Єврейський університет в Єрусалимі. Курс: Коротка історія людства

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A Brief History of Humankind
Dr. Yuval Noah Harari

The course surveys the entire length of human history, from the evolution of various human species in the Stone Age up to the political and technological revolutions of the twenty-first century.
Workload: 2-4 hours/week

About the Course

About 2 million years ago our human ancestors were insignificant animals living in a corner of Africa. Their impact on the world was no greater than that of gorillas, zebras, or chickens. Today humans are spread all over the world, and they are the most important animal around. The very future of life on Earth depends on the ideas and behavior of our species.
This course will explain how we humans have conquered planet Earth, and how we have changed our environment, our societies, and our own bodies and minds. The aim of the course is to give students a brief but complete overview of history, and to answer some basic historical questions such as:
What is religion?
What is an empire?
What is money?
What is science?
What is capitalism?
Why did almost all societies believe that women are inferior to men?
Does history have a direction?
Did people become happier as history progressed?
And what is the likely future of humankind?
Course Syllabus
Part I: The Cognitive Revolution
Lecture 1: An Animal of No Significance
One hundred thousand years ago, at least six different species of humans inhabited planet Earth. Who were they? Where did they come from? Why is there today only one species of humans—Homo sapiens—and what happened to all the others?
Lecture 2: The Tree of Knowledge
The Cognitive Revolution, about 70,000 years ago, enabled Homo sapiens to conquer the world and drive all other human species to extinction. Homo sapiensdeveloped new cognitive abilities, which manifested in the appearance of “modern language.” How was this language different from the languages of earlier human species and of other animals? Why can we consider the appearance of this new type of language as the beginning of history? How is history different from biology?
Lecture 3: A Day in the Life of Adam and Eve
What was life like for the people who lived between the Cognitive Revolution (c. 70,000 years ago) and the Agricultural Revolution (c. 10,000 years ago)? What did they do when they woke up in the morning? What were their societies like? Did they have monogamous relationships and nuclear families? Did they have religions, revolutions, and wars?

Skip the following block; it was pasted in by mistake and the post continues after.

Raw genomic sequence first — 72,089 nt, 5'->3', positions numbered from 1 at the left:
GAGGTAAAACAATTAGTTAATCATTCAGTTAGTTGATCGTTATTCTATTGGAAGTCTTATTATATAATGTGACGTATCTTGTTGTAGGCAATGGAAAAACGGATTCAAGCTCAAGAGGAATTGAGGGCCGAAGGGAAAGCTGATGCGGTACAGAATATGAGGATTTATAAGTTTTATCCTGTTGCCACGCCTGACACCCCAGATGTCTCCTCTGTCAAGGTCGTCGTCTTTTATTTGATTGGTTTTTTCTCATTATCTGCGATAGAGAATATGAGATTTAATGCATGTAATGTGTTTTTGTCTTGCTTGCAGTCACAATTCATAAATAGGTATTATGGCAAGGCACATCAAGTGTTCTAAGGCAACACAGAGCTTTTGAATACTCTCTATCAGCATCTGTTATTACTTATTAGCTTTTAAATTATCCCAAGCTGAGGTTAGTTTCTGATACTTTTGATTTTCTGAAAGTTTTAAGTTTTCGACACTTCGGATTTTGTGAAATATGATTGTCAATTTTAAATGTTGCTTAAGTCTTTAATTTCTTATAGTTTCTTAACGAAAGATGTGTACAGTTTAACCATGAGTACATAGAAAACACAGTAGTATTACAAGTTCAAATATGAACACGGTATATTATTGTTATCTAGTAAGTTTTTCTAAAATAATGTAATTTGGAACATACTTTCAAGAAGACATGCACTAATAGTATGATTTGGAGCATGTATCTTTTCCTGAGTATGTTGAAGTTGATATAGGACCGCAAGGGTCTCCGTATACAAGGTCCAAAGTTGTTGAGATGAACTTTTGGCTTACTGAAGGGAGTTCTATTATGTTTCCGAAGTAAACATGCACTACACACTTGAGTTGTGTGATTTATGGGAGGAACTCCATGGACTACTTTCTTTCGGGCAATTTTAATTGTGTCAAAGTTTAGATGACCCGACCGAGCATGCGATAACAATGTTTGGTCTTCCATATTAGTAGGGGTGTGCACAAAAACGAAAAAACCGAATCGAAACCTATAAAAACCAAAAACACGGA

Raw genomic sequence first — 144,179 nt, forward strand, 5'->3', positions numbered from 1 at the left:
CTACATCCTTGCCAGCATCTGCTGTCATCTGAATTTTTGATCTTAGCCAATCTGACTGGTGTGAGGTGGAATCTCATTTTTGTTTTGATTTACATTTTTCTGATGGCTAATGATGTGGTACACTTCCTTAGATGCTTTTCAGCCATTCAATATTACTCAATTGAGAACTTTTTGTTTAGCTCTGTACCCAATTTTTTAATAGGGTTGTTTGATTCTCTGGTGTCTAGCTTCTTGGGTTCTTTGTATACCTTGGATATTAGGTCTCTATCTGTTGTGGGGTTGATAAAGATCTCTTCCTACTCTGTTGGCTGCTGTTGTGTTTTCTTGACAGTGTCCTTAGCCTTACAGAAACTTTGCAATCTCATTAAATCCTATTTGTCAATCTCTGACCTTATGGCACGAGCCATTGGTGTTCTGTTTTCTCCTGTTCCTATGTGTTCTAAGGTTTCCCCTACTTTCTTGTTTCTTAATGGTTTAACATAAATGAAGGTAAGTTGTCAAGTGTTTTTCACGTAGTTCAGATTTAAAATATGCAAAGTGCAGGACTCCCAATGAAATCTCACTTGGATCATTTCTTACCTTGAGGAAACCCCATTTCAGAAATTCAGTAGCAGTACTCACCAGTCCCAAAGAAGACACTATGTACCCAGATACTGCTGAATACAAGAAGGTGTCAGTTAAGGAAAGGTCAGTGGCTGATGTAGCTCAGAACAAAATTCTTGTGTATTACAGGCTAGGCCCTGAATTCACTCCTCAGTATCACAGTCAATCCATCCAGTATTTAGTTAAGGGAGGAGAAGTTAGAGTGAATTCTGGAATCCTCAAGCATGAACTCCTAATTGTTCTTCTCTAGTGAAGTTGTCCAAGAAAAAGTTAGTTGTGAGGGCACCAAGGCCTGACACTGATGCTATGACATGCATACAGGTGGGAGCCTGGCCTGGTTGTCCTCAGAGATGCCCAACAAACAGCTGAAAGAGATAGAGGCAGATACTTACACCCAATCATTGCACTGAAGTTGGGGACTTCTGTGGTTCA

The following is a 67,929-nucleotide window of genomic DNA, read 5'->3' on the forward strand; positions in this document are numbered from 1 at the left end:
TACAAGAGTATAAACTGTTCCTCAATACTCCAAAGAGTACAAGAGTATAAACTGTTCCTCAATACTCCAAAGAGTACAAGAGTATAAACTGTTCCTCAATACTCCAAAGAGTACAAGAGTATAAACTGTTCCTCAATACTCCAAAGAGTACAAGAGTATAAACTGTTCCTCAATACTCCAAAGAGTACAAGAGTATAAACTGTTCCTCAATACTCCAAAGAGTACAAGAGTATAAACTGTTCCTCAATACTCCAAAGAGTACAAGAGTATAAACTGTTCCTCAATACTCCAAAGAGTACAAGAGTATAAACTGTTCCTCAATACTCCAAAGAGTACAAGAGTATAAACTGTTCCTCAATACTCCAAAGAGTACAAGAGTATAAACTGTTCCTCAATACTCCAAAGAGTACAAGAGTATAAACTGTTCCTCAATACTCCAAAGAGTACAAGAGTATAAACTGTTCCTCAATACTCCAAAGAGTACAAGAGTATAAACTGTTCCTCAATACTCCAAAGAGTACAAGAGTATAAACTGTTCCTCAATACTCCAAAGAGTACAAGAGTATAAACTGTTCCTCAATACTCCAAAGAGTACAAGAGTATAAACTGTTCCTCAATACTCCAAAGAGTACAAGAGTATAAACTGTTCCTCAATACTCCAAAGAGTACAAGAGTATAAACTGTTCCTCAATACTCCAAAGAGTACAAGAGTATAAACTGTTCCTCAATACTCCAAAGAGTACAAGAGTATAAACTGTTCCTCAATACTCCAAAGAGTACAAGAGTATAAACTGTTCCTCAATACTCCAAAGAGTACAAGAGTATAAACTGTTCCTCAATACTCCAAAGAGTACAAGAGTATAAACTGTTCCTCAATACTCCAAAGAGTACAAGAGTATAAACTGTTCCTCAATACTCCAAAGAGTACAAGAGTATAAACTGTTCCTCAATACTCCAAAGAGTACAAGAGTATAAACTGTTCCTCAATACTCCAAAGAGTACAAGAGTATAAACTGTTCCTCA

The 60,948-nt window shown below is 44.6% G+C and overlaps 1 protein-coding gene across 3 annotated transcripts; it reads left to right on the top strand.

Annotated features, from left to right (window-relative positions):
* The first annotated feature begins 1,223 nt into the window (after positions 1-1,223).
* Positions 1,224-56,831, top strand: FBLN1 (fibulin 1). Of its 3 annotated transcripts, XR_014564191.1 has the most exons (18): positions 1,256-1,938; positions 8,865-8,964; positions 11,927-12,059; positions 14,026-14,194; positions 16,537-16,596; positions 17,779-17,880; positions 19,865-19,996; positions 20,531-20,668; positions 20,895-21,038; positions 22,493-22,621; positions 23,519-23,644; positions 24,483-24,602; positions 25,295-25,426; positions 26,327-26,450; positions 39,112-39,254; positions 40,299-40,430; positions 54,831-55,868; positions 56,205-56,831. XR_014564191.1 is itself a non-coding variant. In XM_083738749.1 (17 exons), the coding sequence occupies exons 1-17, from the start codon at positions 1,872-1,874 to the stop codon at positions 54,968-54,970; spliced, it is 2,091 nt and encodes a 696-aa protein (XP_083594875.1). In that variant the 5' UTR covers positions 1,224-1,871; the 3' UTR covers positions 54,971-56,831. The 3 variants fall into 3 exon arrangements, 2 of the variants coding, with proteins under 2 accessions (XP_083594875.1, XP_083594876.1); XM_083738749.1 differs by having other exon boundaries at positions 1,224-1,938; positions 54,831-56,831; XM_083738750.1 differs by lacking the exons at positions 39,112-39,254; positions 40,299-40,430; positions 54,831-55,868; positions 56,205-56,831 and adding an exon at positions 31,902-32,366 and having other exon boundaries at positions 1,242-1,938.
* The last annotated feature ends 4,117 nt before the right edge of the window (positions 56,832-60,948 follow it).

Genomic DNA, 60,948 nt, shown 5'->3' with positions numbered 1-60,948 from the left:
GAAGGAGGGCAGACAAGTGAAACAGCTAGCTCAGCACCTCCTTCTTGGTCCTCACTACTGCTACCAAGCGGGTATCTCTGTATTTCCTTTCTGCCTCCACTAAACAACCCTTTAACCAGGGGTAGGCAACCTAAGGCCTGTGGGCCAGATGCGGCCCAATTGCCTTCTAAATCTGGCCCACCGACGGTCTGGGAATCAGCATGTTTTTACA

Lecture 4: The Flood
Following the Cognitive Revolution, Homo sapiens spread all over the planet. While doing this, it drove numerous other species into extinction. In Australia, up to 95% of all large animal species vanished. In America, 84 of 107 large mammal species likewise disappeared. Altogether, about half of the large terrestrial mammal species that populated Earth became extinct. How could a few million individuals who possessed no more than stone-age technology have wrought such devastation?

Part II: The Agricultural Revolution
Lecture 5: History’s Biggest Fraud
About 10,000 years ago, people in the Middle East, China, and Central America began domesticating plants and animals. In the process, Homo sapiens, too, was domesticated, abandoning a life of hunting and gathering for the pleasures and discomforts of permanent settlements. For most people, the discomforts outweighed the pleasures. The Agricultural Revolution made the life of the average person harder and grimmer. Why, then, did it occur?
Lecture 6: Building Pyramids
For millions of years, humans lived in intimate bands of no more than a few dozen individuals. Our biological instincts evolved as an adaptation to this way of life. Humans were therefore ill-equipped to cooperate with large numbers of strangers. This hasn’t changed much. Yet within a few millennia after the onset of the Agricultural Revolution, humans established cities, kingdoms, and empires. How did people manage to organize stable societies based on intensive cooperation between millions of strangers when our biological makeup seems to preclude such arrangements?
Lecture 7: A Revolution in Data-Processing
One of the critical factors that enabled millions of strangers to cooperate successfully was the invention of writing. How was writing invented, and what was its historical significance?
Lecture 8: There is No Justice in History
Another critical factor in the formation of complex societies was the division of the population into a hierarchy of groups. Agricultural and industrial societies have been built on hierarchies of class, race, ethnicity, or gender. Why was it impossible to create a just and equal society? What is the deep root of prejudice and injustice? In particular, why have almost all known societies over the past 10,000 years believed that men are superior to women?

Part III: The Unification of Humankind
Lecture 9: The Arrow of History
In the millennia following the Agricultural Revolution, humans created many different cultures. How did these cultures relate to one another? Are there universal patterns governing the interaction between them?
Lecture 10: The Scent of Money
Commerce has played a crucial role in connecting and merging cultures. Of particular importance was the invention—and spread—of money. Money is a system of mutual trust. It is in fact the most universal, most open-minded, and most successful system of mutual trust ever devised. How did it happen that people who believe in different gods and obey different rulers nevertheless trust the same money?